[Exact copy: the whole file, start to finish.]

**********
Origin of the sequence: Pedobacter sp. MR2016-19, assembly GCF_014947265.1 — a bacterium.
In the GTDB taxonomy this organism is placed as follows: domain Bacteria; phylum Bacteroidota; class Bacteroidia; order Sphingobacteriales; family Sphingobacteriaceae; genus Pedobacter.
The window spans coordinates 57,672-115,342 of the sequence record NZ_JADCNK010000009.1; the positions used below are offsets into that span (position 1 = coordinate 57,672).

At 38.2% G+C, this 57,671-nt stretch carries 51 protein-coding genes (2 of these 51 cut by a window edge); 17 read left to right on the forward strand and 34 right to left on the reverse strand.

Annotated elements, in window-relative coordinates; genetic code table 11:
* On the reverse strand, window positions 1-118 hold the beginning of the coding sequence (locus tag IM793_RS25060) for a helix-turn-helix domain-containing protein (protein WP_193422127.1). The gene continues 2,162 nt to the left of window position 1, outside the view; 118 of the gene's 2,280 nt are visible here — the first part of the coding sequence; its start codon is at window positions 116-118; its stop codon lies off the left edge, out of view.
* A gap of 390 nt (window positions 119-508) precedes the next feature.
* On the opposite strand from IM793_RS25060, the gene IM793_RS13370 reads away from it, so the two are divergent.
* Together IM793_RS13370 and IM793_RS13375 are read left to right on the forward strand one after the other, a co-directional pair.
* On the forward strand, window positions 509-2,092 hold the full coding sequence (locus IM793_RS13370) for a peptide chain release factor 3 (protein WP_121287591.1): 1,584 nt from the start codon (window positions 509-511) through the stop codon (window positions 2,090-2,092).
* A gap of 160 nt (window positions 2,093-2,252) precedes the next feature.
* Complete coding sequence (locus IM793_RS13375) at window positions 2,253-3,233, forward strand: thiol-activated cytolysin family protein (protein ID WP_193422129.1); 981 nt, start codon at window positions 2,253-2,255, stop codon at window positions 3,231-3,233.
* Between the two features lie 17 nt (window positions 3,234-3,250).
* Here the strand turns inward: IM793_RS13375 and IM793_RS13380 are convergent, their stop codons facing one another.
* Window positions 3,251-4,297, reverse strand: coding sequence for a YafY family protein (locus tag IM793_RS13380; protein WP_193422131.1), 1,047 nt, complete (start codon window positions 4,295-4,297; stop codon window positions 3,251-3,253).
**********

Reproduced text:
Origin of the sequence: Pedobacter sp. MR2016-19, assembly GCF_014947265.1 — a bacterium.
In the GTDB taxonomy this organism is placed as follows: domain Bacteria; phylum Bacteroidota; class Bacteroidia; order Sphingobacteriales; family Sphingobacteriaceae; genus Pedobacter.
The window spans coordinates 57,672-115,342 of the sequence record NZ_JADCNK010000009.1; the positions used below are offsets into that span (position 1 = coordinate 57,672).

At 38.2% G+C, this 57,671-nt stretch carries 51 protein-coding genes (2 of these 51 cut by a window edge); 17 read left to right on the forward strand and 34 right to left on the reverse strand.

Annotated elements, in window-relative coordinates; genetic code table 11:
* On the reverse strand, window positions 1-118 hold the beginning of the coding sequence (locus tag IM793_RS25060) for a helix-turn-helix domain-containing protein (protein WP_193422127.1). The gene continues 2,162 nt to the left of window position 1, outside the view; 118 of the gene's 2,280 nt are visible here — the first part of the coding sequence; its start codon is at window positions 116-118; its stop codon lies off the left edge, out of view.
* A gap of 390 nt (window positions 119-508) precedes the next feature.
* On the opposite strand from IM793_RS25060, the gene IM793_RS13370 reads away from it, so the two are divergent.
* Together IM793_RS13370 and IM793_RS13375 are read left to right on the forward strand one after the other, a co-directional pair.
* On the forward strand, window positions 509-2,092 hold the full coding sequence (locus IM793_RS13370) for a peptide chain release factor 3 (protein WP_121287591.1): 1,584 nt from the start codon (window positions 509-511) through the stop codon (window positions 2,090-2,092).
* A gap of 160 nt (window positions 2,093-2,252) precedes the next feature.
* Complete coding sequence (locus IM793_RS13375) at window positions 2,253-3,233, forward strand: thiol-activated cytolysin family protein (protein ID WP_193422129.1); 981 nt, start codon at window positions 2,253-2,255, stop codon at window positions 3,231-3,233.
* Between the two features lie 17 nt (window positions 3,234-3,250).
* Here the strand turns inward: IM793_RS13375 and IM793_RS13380 are convergent, their stop codons facing one another.
* Window positions 3,251-4,297, reverse strand: coding sequence for a YafY family protein (locus tag IM793_RS13380; protein WP_193422131.1), 1,047 nt, complete (start codon window positions 4,295-4,297; stop codon window positions 3,251-3,253).